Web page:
VeriSign was hit by hackers in 2010 and its computers and servers were accessed several times, but the breach was not properly reported until late last year.
"In 2010, the Company faced several successful attacks against its corporate network in which access was gained to information on a small portion of our computers and servers," VeriSign said. "We have investigated and do not believe these attacks breached the servers that support our Domain Name System ('DNS') network."
Information was stolen, though VeriSign did not provide details on what went missing.
But while the hacks occurred in 2010, VeriSign's information security group did not tell management about the attacks until September 2011. VeriSign said it has since changed its reporting policies to make sure the same thing doesn't happen again.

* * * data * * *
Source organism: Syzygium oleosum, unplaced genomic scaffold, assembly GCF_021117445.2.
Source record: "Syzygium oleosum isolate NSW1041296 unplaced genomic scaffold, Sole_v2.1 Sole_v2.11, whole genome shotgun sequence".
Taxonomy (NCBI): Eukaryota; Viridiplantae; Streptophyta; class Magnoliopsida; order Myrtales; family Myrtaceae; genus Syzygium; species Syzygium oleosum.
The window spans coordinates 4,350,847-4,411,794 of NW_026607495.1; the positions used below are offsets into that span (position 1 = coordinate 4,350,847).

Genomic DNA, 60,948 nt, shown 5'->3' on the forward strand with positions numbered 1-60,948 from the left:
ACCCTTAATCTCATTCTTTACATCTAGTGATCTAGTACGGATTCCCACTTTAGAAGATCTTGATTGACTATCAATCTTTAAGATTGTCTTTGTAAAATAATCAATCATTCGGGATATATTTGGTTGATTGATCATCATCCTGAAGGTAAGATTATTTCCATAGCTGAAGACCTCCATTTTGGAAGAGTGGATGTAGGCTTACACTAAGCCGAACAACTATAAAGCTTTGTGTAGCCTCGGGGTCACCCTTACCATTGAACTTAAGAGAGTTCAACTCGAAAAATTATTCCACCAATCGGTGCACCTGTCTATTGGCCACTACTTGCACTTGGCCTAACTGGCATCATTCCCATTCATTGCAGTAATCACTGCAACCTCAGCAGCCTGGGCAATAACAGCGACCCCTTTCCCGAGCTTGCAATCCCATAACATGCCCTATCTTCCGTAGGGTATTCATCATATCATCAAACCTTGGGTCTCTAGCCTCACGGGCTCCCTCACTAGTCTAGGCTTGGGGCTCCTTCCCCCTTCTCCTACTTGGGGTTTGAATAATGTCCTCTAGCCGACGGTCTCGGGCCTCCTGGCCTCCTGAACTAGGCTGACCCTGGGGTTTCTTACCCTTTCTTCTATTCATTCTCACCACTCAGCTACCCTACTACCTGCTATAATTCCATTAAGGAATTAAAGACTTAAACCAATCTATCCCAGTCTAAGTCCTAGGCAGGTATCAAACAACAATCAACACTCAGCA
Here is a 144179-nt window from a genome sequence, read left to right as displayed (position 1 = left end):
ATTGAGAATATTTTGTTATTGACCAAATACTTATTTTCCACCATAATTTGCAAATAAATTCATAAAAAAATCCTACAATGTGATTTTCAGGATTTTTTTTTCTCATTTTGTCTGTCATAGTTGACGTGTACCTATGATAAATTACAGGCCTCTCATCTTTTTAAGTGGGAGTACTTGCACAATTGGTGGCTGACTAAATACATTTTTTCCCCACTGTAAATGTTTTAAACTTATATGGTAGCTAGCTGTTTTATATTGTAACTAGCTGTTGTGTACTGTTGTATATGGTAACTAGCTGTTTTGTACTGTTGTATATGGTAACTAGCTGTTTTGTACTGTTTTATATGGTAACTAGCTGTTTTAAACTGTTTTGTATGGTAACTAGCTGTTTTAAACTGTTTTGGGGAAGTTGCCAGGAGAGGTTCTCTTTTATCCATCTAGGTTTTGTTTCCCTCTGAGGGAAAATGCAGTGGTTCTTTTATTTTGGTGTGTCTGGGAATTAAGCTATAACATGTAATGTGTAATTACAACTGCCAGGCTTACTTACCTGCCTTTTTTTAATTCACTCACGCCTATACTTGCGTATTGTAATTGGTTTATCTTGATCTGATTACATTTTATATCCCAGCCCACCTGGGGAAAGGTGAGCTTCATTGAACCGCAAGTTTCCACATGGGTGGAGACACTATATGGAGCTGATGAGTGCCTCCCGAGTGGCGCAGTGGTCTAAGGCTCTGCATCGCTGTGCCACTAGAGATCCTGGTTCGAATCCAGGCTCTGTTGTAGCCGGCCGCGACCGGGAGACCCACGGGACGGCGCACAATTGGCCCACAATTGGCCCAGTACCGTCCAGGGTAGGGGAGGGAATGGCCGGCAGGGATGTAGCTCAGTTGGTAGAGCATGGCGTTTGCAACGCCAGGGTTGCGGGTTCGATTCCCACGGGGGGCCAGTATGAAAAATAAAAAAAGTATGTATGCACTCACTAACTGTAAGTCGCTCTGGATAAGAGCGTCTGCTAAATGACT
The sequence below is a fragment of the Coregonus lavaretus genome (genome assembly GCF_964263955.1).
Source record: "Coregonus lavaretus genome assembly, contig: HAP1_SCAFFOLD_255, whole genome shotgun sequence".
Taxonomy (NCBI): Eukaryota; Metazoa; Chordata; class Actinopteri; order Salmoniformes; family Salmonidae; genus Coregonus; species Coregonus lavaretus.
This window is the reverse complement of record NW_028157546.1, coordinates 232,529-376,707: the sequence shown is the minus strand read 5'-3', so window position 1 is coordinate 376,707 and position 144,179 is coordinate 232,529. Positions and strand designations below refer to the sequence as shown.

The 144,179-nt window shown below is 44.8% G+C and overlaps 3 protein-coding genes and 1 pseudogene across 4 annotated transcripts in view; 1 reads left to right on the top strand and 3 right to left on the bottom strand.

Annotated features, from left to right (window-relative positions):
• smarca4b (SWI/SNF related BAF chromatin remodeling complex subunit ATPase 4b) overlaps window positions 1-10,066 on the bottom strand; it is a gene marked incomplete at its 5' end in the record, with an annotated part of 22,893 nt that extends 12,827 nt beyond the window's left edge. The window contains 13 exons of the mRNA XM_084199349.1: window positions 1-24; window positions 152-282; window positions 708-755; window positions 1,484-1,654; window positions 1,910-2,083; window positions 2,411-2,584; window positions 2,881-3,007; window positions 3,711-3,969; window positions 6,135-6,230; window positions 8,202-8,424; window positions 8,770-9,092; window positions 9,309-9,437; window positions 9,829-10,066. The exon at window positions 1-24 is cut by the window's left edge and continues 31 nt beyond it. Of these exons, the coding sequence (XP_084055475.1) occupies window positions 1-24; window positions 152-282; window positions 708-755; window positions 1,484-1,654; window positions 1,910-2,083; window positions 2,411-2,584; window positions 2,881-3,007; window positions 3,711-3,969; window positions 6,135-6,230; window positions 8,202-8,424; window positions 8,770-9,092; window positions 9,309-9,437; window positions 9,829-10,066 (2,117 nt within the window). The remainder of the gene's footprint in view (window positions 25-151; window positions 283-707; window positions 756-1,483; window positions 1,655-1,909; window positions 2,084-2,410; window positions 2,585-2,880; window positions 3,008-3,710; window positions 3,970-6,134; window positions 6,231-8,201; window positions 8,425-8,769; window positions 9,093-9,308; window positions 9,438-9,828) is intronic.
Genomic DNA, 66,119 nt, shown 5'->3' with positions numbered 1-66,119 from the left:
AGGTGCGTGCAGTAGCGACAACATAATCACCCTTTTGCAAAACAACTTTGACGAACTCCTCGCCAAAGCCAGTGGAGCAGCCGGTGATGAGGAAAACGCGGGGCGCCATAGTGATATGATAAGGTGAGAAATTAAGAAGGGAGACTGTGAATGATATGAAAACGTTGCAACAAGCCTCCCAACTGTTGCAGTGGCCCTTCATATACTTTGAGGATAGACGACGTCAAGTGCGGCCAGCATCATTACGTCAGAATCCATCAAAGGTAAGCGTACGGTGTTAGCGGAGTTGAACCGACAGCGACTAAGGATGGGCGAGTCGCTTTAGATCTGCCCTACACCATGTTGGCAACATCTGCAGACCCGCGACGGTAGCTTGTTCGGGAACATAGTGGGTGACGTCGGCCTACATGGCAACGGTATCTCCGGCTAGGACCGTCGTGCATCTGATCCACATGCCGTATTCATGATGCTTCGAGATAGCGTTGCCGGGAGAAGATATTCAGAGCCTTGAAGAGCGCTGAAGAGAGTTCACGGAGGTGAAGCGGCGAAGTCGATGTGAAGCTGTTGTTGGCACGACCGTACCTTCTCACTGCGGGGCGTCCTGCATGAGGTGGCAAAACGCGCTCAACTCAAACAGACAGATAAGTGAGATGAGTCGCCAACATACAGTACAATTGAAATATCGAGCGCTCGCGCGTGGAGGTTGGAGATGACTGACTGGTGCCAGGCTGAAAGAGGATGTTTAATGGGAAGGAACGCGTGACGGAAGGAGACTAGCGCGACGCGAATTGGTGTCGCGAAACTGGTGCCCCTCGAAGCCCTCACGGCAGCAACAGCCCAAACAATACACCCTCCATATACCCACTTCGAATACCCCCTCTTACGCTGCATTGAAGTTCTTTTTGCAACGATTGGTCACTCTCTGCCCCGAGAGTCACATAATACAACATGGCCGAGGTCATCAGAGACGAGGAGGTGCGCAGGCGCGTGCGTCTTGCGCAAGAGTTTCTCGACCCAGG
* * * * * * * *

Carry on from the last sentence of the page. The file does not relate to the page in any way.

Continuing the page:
"The group implemented remedial measures designed to mitigate the attacks and to detect and thwart similar additional attacks. However, given the nature of such attacks, we cannot assure that our remedial actions will be sufficient to thwart future attacks or prevent the future loss of information," VeriSign said in its filing. "In addition, although the Company is unaware of any situation in which possibly exfiltrated information has been used, we are unable to assure that such information was not or could not be used in the future."
VeriSign did not immediately respond to a request for additional comment.
In a blog post, security firm Sophos said it hopes the DNS network is indeed secure. "If the DNS network were breached it would potentially be bad news for many of the world's websites - allowing cybercriminals to redirect users attempting to visit popular sites, and potentially infect surfers with malware and intercept communications," analyst Graham Cluley wrote.
"Inevitably there will be speculation that the attack could have been sponsored by a foreign state - but with the level of information shared so far it's simply impossible to say," Cluley concluded.